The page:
Do you have a favorite brunch staple?

Homogeny and Harmony at the Family Table

About a year ago, I realized that, through shear inertia, my family had fallen into a familiar rut—one meal for us, another, significantly less colorful, meal for the children. We had a rotating menu of about 5 main course items for the kids (ages 7 and 4), most of which were some form of yellow or beige, served with peas or carrots and fruit. Meanwhile my husband and I ate a variety of dishes. We looked at the situation and decided to make a change: everyone eats the same meal.

First, we set up the ground rules during their “last supper” of regular kids meals. “Tomorrow, y’all are going to eat the same foods we eat. You will eat enough to make sure you are not hungry before breakfast. If you do not eat enough, you will go to bed hungry. Do you understand?” They nodded, but we suspected it was not going to be that easy the next day.

To kick off our new set of dinner rules, I made tilapia. There were protests, demands for mac and cheese, crying…you can imagine it, I’m sure. After ketchup was placed on their plates, the kids agreed to take a bite. Then 8 bites. Then the vegetables. Success!

The next few days were hit and miss. If I made a straight protein or pasta dish, they’d eat it with few complaints. Casseroles were a disaster. They do not want their foods—even foods they like plain—mixed together. At times, we’d compromise. If I’d made something they probably didn’t like or wouldn’t like, I would let it go at 5 bites and let them each make a peanut-butter sandwich. If it was a meal I knew was good and that they would be likely to eat—I’d call them out for being fussy and we’d refuse to let them eat anything else until they’d eaten their serving. If they asked for other food after that, they could have fruits, vegetables or yogurt only, or more of the meal on the table.

I knew it was working. The best evidence was when I put a casserole on the table and my son started wailing that he wouldn’t eat it. My daughter calmly told him “you know you have to eat enough so you are not hungry tonight” and he stopped crying and ate it. She’ll also tell him, as needed, “you have to try something a lot of times before you know you like it” and “this is a grown-up food—you will like it better when you are older.” Now, my very particular son will try almost anything once a day (though wailing and protests are still common first instincts for him).

This year, at Thanksgiving, we had another challenge. We had several kids coming who did not live under our roof and did not have the same rules. If they didn’t eat their dinner, my kids might not want to either. So, I set up a challenge for the kids table (with permission from their parents): For every bite of a new food, they would earn 5 minutes of movie time after the meal for the whole table. Some of the kids took to it with gusto, and only one kid decided to ride the coattails of the others. But best of all, my kids didn’t complain or ask to eat something else. Second best, the adults had a quiet hour to talk while the kids watched a movie.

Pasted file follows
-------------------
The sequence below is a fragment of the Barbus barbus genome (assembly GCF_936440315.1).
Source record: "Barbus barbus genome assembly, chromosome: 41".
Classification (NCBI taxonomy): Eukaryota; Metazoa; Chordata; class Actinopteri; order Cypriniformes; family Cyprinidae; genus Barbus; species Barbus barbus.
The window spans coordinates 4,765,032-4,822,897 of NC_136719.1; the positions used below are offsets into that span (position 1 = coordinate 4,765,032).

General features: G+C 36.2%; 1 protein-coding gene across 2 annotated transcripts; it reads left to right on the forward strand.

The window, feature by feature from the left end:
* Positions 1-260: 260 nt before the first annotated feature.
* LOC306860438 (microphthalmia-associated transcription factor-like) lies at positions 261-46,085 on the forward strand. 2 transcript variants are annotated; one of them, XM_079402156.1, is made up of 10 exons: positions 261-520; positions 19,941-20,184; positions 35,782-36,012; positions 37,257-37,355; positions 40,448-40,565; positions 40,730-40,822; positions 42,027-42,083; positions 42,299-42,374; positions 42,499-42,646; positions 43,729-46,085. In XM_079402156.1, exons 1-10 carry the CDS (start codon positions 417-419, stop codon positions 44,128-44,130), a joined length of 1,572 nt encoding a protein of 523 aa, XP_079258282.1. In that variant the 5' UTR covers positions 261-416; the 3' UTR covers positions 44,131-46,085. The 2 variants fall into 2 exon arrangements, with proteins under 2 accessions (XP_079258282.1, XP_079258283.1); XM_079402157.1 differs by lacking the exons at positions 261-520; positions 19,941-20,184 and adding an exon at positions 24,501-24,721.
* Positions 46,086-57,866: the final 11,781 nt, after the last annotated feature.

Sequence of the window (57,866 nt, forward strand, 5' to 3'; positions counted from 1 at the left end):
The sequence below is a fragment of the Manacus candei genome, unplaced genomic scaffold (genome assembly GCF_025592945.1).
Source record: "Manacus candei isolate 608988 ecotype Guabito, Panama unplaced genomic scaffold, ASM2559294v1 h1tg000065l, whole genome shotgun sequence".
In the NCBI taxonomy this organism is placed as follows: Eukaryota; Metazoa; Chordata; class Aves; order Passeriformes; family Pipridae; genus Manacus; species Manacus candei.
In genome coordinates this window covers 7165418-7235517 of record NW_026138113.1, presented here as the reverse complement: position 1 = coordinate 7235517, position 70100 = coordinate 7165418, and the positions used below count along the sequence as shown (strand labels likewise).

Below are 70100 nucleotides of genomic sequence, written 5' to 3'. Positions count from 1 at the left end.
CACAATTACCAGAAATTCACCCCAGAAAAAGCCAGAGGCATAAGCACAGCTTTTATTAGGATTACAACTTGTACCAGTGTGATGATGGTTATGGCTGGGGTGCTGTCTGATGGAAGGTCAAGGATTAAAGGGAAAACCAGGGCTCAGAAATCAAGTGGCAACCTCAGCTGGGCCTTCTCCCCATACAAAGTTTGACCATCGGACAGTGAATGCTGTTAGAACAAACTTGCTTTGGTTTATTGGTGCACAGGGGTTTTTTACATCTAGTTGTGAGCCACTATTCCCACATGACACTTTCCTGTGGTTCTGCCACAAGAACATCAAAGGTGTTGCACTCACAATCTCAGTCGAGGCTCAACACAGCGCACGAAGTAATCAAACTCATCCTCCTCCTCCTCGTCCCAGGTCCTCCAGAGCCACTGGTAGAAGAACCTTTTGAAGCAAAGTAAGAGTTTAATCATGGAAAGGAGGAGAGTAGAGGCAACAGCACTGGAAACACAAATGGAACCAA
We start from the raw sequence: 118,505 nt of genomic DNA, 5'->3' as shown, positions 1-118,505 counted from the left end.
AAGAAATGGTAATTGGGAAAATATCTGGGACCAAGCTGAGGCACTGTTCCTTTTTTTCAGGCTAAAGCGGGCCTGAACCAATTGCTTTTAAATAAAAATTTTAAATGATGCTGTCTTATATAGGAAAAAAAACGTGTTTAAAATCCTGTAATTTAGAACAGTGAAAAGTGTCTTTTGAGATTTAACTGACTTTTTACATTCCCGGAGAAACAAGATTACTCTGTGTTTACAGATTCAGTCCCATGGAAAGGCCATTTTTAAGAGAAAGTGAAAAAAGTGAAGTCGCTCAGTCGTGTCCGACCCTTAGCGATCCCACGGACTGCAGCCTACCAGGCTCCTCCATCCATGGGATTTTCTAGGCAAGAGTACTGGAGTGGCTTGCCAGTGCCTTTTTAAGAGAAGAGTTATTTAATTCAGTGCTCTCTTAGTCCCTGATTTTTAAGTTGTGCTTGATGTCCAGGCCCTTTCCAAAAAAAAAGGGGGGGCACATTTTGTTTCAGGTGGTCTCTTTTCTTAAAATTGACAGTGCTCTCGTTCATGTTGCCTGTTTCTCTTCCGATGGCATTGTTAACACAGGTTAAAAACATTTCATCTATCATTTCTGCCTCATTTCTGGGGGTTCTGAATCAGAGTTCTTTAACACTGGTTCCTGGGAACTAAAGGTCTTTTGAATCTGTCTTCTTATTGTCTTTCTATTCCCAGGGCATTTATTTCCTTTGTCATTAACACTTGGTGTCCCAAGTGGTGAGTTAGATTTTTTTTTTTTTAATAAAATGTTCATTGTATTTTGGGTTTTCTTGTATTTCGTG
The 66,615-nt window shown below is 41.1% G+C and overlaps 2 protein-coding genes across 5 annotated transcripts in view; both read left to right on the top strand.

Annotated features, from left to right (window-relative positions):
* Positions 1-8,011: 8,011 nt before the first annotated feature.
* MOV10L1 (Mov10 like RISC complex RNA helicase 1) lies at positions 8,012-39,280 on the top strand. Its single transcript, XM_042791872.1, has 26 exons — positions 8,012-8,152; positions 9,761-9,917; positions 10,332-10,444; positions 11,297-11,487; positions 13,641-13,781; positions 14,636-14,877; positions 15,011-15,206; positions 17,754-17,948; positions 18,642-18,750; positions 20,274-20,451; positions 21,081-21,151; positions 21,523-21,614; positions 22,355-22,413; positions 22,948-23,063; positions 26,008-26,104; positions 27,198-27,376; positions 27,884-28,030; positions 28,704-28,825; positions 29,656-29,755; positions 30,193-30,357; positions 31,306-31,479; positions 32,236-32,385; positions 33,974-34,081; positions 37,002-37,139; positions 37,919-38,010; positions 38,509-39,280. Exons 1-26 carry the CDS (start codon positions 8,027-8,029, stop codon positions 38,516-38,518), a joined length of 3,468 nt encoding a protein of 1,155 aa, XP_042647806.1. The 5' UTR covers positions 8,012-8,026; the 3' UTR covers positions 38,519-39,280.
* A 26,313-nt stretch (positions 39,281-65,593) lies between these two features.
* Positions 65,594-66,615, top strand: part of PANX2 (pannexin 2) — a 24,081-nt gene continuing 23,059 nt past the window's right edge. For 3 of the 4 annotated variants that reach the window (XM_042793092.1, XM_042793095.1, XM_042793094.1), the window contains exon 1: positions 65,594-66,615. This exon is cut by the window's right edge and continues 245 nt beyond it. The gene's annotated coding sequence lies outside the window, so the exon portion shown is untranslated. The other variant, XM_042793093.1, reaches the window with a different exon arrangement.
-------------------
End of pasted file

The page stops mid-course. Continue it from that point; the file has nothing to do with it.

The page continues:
Copyright © 2012 Seasons Eatery & Pub

That was the goal for 2011. In 2012, I’m going to put more energy towards harmony at the family meal. We’ll be more structured on the flow of the meal: kids set the table, we all say our prayer, we eat together, everyone clears the table. My kids know they will be excused early for talking inappropriately, excessive tattling, or generally annoying behavior (the boy likes to burp, jive and wail), which has increased the peace considerably. And, I’m hoping a more structured flow will make dinners together calmer and happier. I’ll have to provide an update in 2013!

What changes are you putting in place at your family table, and what lessons can you share?

Our Foodie Best of 2011

My family has discovered a number of new foods, eateries and cooking accessories in 2011, some of which were great and some were total busts. The list below has the top five highlights of the year in Cook a Little, as nominated by the four member of our little tribe of foodies.

The Spitfire’s best store-bought food: Skippy Natural Peanut Butter with Honey. With a daily intake of peanut-butter-and-honey sandwiches comes increased mess and expense from the honey side of the bread. This peanut butter, which we buy in bulk, cuts the prep time in half, eliminates the need for added honey, has no HFCS, and taste wonderful. My mother-in-law is the latest convert to this brand, after trying it at our house several times. It does have more sugar than regular peanut butter, though, because of the honey: 5g per serving.

The Energizer Bunny’s Favorite new toy: Sassafras ice cream maker. When he asked for an ice cream maker for his birthday, I gave a tentative OK. Most of the ones I have seen make more of the treat than I’d care to have in the house. This model makes about a pint and is extremely simple to use. And, it doesn’t take up much room in the freezer. We made a batch of Vanilla ice cream last night that is better than even Amy’s serves, in my opinion.